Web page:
As part of this online research study, we will be assessing your memory function every three months and will track it over time. If we find that you may be at increased risk for developing Alzheimer's disease, we may invite you for an in-person evaluation at one of the APT Webstudy network sites that will perform further testing to confirm if there is increased risk for developing Alzheimer's. This testing may include blood tests, brain scans and additional memory assessments. If eligible, you may then be provided the opportunity to enroll in a clinical trial aimed at preventing the cognitive decline associated with Alzheimer's disease.

Each Alzheimer's disease prevention study will have its own specific requirements and medical procedures. You will always be made fully aware of any required medical procedures when you are asked to join a study and sign that study's consent form.

The APT Webstudy is a research tool being evaluated to learn whether it can help track early changes in cognitive function in older individuals without clinical impairment at baseline. The change in score over time is thought to be most useful in identifying individuals who may be at increased risk for developing Alzheimer's disease in the future. You may be contacted if we notice a significant change in scores over time, in order to be further assessed as part of an in-clinic evaluation. The APT Webstudy is not meant to be used to make a medical diagnosis. Should you ever have any questions or concerns about your own memory, please follow up with your regular physician.

Apologies if the APT Webstudy isn't for you. We would hate to see you go, but if you prefer to, you are welcome to stop participation in the APT Webstudy by withdrawing your consent. You can do this by logging into your APT Webstudy account. From there, you would:

  • Select "My Dashboard" from the menu of choices
  • Select "Manage Consent" on the left side of the screen
  • Select "I no longer agree to participate". If you select this, you will no longer receive emails from the APT Webstudy.

If you are in the middle of your first visit, you'll need to navigate back to the consent section by clicking on the yellow thumbs up at the top of the screen (in the navigation plane) as shown below. Then select "Check to revoke my study consent". This will immediately revoke your own consent and you will no longer receive emails from the APT Webstudy.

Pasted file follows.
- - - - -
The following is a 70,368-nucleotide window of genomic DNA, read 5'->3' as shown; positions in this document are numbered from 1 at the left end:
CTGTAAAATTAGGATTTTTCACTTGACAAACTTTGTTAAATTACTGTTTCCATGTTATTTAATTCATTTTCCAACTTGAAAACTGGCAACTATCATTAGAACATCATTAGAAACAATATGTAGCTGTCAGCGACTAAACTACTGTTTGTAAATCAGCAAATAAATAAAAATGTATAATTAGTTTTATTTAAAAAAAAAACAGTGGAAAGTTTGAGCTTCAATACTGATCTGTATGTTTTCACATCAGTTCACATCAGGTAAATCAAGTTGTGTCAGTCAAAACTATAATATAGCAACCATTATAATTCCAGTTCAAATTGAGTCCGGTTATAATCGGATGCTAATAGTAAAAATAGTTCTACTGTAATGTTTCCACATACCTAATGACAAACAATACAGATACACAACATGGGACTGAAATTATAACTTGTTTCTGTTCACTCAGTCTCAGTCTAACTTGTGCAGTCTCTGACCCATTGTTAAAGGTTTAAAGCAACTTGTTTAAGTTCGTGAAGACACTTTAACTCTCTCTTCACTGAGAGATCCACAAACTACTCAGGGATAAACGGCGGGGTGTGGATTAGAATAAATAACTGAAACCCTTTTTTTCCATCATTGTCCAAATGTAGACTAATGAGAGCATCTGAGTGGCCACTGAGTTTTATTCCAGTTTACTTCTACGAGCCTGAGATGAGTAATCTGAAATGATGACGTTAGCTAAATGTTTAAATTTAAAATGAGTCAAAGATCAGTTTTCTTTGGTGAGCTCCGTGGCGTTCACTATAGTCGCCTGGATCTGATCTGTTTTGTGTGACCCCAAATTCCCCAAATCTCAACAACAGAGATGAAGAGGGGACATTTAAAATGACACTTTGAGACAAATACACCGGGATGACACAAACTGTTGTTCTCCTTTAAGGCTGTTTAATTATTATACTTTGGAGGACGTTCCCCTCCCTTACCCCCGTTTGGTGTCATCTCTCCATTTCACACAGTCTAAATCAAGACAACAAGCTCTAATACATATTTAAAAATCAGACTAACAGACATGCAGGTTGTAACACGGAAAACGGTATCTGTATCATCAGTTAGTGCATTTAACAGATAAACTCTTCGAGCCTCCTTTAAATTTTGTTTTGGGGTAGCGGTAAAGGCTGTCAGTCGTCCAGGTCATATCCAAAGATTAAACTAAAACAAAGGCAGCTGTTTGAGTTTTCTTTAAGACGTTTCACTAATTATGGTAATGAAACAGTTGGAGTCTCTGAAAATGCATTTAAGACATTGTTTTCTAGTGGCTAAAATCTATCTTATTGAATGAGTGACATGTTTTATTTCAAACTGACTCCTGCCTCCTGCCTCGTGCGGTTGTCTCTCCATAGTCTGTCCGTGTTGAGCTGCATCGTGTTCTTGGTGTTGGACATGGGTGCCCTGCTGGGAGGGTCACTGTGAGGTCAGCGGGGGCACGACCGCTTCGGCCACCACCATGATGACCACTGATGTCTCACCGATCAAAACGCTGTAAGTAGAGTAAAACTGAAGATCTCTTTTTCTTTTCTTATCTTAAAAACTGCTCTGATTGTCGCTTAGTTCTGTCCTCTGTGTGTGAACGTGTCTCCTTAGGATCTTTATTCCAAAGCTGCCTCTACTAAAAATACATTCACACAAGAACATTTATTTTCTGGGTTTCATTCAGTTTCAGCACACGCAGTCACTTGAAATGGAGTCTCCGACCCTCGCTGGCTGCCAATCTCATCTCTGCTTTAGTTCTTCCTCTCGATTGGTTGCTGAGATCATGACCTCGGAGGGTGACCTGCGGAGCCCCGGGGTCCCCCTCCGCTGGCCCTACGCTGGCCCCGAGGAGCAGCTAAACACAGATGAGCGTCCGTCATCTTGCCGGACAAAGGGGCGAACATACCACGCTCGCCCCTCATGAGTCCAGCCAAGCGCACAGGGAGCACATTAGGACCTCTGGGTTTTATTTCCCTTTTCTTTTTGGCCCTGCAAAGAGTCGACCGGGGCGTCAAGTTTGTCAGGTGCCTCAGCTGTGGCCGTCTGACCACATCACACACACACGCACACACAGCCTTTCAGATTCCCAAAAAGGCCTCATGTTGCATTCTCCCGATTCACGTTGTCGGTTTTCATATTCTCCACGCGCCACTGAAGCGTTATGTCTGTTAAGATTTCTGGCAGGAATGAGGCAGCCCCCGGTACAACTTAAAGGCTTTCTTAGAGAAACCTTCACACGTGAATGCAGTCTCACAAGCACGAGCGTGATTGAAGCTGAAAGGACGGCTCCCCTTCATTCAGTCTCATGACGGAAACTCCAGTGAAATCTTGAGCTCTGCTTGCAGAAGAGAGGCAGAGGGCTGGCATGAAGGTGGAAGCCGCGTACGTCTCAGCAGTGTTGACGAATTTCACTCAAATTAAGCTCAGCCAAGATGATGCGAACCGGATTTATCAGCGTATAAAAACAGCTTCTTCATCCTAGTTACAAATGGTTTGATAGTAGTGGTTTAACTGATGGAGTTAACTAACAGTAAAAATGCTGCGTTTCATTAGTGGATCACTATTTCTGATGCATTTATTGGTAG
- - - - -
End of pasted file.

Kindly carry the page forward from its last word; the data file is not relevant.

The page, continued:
Picture of walkthrough: targeting navigation to consent view


Technical Issues

Passwords for the APT Webstudy must contain at least one number and at least one uppercase character.

The best way to retrieve a forgotten Username or password is to navigate to the "Log In" page (https://www.aptwebstudy.org/accounts/login/). Here, you should see a "Forgot Password or Username?" option, as shown on the screen below. Click on that and it will take you to a page that will ask for you to enter the email address you used to register for the APT Webstudy. We will send you an email containing your Username, as well as an option to reset your password.

Picture of Login Page: Forgot Password or Username option

Please sign in to your APT Webstudy account using the original email address used to register for the APT Webstudy. Then, click on what looks like a tiny person in a blue circle on the top right of the screen. You can then navigate to the "Emails" section on the left-hand side of the screen. Once there, you should see the below screen and should be able to add an email address, remove one, etc.

Picture of Account Settings: Email association

In order to take the memory assessments, you will need to register separately with two different APT Webstudy accounts, using different email addresses and different Usernames. So, if you and your partner share one email address, one of you will need to create a new one. Hotmail, Gmail, Yahoo, among others allow people to create free email accounts.

This happens when participants choose to initially register for the APT Webstudy using the "Log in with Google" option at registration as shown below. If you have a Google account, this automatically generates a "weird" Username and connects your APT Webstudy account with your Gmail (Google) email account. Because it's connected to your Google account, it doesn't require you to enter a password- we offer this as a quicker method of registration into the APT Webstudy for people who want to take advantage of it. All you'll need to do is click on that button on any subsequent visits and it will automatically sign you in.

Picture of Sign Up Page


CFI and Cogstate Questions

The CFI survey is a research tool being evaluated to learn whether it can help track early changes in cognitive function in older individuals without clinical impairment at baseline. The change in CFI score over time is thought to be most useful in identifying individuals who may be at increased risk for developing Alzheimer's disease in the future. It is not meant to make a medical diagnosis. Should you have any questions or concerns about your memory, please follow up with your regular physician. Here is a link to a published manuscript on the development of this research tool: https://www.ncbi.nlm.nih.gov/pubmed/25706191

The Cogstate assessment is a research tool being evaluated to learn whether it can help track early changes in cognitive function in older individuals without clinical impairment at baseline. The change in Cogstate score over time is thought to be most useful in identifying individuals who may be at increased risk for developing Alzheimer's disease in the future. It is not meant to make a medical diagnosis. Should you have any questions or concerns about your memory, please follow up with your regular physician. Here is a link to a published manuscript in the development of this research tool: https://www.ncbi.nlm.nih.gov/pubmed/27589532